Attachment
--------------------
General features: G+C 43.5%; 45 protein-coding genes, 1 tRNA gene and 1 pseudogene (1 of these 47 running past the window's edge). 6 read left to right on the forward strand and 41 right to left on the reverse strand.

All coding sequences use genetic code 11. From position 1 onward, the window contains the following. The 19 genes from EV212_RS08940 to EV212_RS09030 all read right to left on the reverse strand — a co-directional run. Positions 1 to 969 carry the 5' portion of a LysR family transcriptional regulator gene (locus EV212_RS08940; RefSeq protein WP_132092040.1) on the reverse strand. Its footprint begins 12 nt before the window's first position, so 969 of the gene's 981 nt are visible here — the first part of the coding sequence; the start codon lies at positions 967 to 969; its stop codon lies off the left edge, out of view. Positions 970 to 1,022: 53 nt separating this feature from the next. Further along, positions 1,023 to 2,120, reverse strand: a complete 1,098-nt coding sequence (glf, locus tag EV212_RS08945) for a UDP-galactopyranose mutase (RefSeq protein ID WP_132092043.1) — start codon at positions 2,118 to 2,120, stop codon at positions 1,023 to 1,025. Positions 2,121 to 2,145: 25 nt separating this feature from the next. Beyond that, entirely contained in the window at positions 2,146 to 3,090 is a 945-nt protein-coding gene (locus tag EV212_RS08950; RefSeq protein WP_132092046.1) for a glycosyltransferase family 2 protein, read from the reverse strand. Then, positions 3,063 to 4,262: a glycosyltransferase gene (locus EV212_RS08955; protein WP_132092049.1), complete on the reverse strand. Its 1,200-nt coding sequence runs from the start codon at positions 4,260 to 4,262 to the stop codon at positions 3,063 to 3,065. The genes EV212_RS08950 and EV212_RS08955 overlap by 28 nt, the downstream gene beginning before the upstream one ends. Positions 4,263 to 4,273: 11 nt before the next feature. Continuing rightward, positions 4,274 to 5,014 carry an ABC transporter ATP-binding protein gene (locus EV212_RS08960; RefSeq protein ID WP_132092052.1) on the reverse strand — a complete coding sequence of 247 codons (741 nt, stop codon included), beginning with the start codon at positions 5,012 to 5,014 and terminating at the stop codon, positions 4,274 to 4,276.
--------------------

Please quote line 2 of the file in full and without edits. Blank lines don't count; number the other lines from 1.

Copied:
All coding sequences use genetic code 11. From position 1 onward, the window contains the following. The 19 genes from EV212_RS08940 to EV212_RS09030 all read right to left on the reverse strand — a co-directional run. Positions 1 to 969 carry the 5' portion of a LysR family transcriptional regulator gene (locus EV212_RS08940; RefSeq protein WP_132092040.1) on the reverse strand. Its footprint begins 12 nt before the window's first position, so 969 of the gene's 981 nt are visible here — the first part of the coding sequence; the start codon lies at positions 967 to 969; its stop codon lies off the left edge, out of view. Positions 970 to 1,022: 53 nt separating this feature from the next. Further along, positions 1,023 to 2,120, reverse strand: a complete 1,098-nt coding sequence (glf, locus tag EV212_RS08945) for a UDP-galactopyranose mutase (RefSeq protein ID WP_132092043.1) — start codon at positions 2,118 to 2,120, stop codon at positions 1,023 to 1,025. Positions 2,121 to 2,145: 25 nt separating this feature from the next. Beyond that, entirely contained in the window at positions 2,146 to 3,090 is a 945-nt protein-coding gene (locus tag EV212_RS08950; RefSeq protein WP_132092046.1) for a glycosyltransferase family 2 protein, read from the reverse strand. Then, positions 3,063 to 4,262: a glycosyltransferase gene (locus EV212_RS08955; protein WP_132092049.1), complete on the reverse strand. Its 1,200-nt coding sequence runs from the start codon at positions 4,260 to 4,262 to the stop codon at positions 3,063 to 3,065. The genes EV212_RS08950 and EV212_RS08955 overlap by 28 nt, the downstream gene beginning before the upstream one ends. Positions 4,263 to 4,273: 11 nt before the next feature. Continuing rightward, positions 4,274 to 5,014 carry an ABC transporter ATP-binding protein gene (locus EV212_RS08960; RefSeq protein ID WP_132092052.1) on the reverse strand — a complete coding sequence of 247 codons (741 nt, stop codon included), beginning with the start codon at positions 5,012 to 5,014 and terminating at the stop codon, positions 4,274 to 4,276.